DST structured 1031 Exchange properties are popular capital reinvestment solutions that allow investors to defer capital gains taxes upon the sale of real estate. This tax advantage is made possible by the Internal Revenue Code Section 1031, which stipulates that a properly structured 1031 exchange allows

  • An investor to sell a property
  • Reinvest the proceeds in a new property
  • And to defer all capital gain taxes.

In order to take advantage of a 1031 exchange tax deferral strategy, the seller must identify a replacement property within 45 days of the sales transaction. The seller then must close on the identified property within 180 days of the original sales transaction.

1031 Exchange Process Deadlines

Day 1:
Original Property Sales Transaction Completed
45 Day Deadline:
Replacement Property is Formally Identified
180 Day Deadline:
Replacement Property Purchase Process Closes

DST is a Popular Investment Structure

A Delaware Statutory Trust Property has become a popular investment structure for both 1031 Exchange investors as well as non-1031 exchange investors. This investment structure appeals to those who wish to take advantage of the benefits it offers, but desire a more passive role in the management of the asset.

A DST is a more passive investment made up of multiple owners and ultimately controlled by the master tenant — the sponsor.

In 2004, the IRS recognized DSTs with an official Revenue Ruling as how to structure the investment property to qualify as a replacement property for 1031 exchange investors. Revenue Ruling (Rev. Ruling 2004-86) permits the Delaware Statutory Trust to own 100 percent of the fee-simple interest in the real estate property and allowing multiple investors to also participate in the investment as owners of the property, enjoying the tax deferment benefits.

How NASIS Property Investments Work

The NAS Investment Solutions team scours the country for properties meeting the company’s stringent acquisition criteria. After a judiciously thorough due diligence process by the NASIS management team, the property is acquired under the DST umbrella and, in turn, NASIS sponsors it for investment to accredited investors. A NASIS DST property is 1031 Exchange eligible for investors seeking an upleg property as well as being available for direct investment.

NAS Has a Wealth of DST and Asset Property Management Experience

Properties offered by NAS Investment Solutions are professionally managed by the National Asset Services team of experienced asset and property management professionals. The NAS management team has a wealth of both asset and property management experience with active management of 36 DST properties in 17 states.

Frequently Asked Questions Click on each question to see answer.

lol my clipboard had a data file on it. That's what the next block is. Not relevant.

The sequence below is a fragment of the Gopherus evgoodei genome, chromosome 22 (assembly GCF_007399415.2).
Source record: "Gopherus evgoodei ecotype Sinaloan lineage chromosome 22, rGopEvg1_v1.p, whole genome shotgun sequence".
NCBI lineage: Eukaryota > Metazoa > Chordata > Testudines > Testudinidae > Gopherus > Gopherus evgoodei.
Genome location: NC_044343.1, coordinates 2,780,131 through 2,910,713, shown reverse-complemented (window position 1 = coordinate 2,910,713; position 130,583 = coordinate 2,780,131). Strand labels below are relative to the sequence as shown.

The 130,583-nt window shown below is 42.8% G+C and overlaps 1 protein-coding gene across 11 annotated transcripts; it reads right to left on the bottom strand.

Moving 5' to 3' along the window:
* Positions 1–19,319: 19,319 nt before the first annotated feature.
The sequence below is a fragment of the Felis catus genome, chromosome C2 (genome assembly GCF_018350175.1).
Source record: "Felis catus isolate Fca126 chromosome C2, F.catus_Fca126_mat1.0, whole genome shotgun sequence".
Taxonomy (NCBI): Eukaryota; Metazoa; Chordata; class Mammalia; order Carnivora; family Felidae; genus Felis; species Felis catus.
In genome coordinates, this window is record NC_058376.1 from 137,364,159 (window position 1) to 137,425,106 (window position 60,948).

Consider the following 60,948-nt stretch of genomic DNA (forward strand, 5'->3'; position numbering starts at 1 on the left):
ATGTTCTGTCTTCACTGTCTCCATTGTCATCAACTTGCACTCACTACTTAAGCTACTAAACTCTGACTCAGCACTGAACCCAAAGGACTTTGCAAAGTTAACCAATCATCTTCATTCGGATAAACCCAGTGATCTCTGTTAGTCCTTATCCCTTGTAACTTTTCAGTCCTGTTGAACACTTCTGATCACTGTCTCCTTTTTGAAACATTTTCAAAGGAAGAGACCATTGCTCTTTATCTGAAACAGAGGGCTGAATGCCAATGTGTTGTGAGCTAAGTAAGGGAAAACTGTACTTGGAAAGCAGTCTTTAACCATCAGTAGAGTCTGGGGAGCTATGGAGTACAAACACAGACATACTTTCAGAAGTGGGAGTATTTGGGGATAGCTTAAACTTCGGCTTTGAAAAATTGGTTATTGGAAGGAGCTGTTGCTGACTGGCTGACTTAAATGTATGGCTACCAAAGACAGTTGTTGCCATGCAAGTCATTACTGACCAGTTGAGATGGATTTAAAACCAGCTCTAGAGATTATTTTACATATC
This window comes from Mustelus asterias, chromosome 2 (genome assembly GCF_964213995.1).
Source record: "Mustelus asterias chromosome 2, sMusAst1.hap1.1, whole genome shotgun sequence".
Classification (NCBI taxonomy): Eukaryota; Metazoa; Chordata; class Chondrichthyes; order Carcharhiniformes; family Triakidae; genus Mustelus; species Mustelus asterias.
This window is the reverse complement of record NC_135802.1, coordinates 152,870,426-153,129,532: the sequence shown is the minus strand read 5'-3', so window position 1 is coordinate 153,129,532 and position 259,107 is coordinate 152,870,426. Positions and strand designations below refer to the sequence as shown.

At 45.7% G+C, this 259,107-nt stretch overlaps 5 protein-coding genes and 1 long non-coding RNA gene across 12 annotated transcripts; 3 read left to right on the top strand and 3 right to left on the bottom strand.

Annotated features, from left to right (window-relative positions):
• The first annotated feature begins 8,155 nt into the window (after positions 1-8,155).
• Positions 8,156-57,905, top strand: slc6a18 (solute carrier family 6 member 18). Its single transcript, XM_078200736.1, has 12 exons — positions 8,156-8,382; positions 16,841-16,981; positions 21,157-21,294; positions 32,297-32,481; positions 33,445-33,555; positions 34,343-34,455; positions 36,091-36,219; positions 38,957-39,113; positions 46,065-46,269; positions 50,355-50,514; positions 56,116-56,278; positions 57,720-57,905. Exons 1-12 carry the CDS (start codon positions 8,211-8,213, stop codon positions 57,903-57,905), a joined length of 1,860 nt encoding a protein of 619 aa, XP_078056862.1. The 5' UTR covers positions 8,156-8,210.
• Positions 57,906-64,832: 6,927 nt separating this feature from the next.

What is a 1031 Exchange?

Under IRC section 1031, a taxpayer may defer taxes on the gains resulting from the sale of qualifying real estate by acquiring “like-kind” replacement real estate that is identified within 45 days and purchased within 180 days of the original sales transaction

What qualifies as a “like-kind” replacement property?

The definition of a qualifying like-kind property is very broad, for both the sold property and the replacement property: real estate used for investment or business purposes. Personal use property is not eligible.

Investment real estate (held for either appreciation or for rental) can be exchanged for real property used in a trade or business. Partial interests such as tenants-in-common or Delaware Statutory Trusts, are exchangeable with other types of real property (including a land contract in which equitable title has been transferred).

What is a qualified intermediary?

In order for the 1031 exchange process to recognized as a legitimate transaction by the IRS, the property seller must not touch any of the proceeds from the original sale of the property.

A qualified intermediary (QI) is either a company or individual who receives the net proceeds from the closing of the sold property and holds the money for reinvestment into other real estate.  Any interest earned on this money may not be paid to the exchanging party until the exchange transaction has been completed.  The QI must be a solely objective, independent entity and cannot be anyone that has had a business relationship with the exchanging party for at least two years.

How is a replacement property identified?

A like-kind replacement property is identified if it is either

  • Identified in a written agreement using a portion of the impounded funds for the earnest money deposit
  • Designated as replacement property in a written document signed by the exchanging party and received by the QI before the end of the 45-day identification period

The property ultimately acquired must be substantially the same as that identified.

What is a Delaware Statutory Trust (DST)?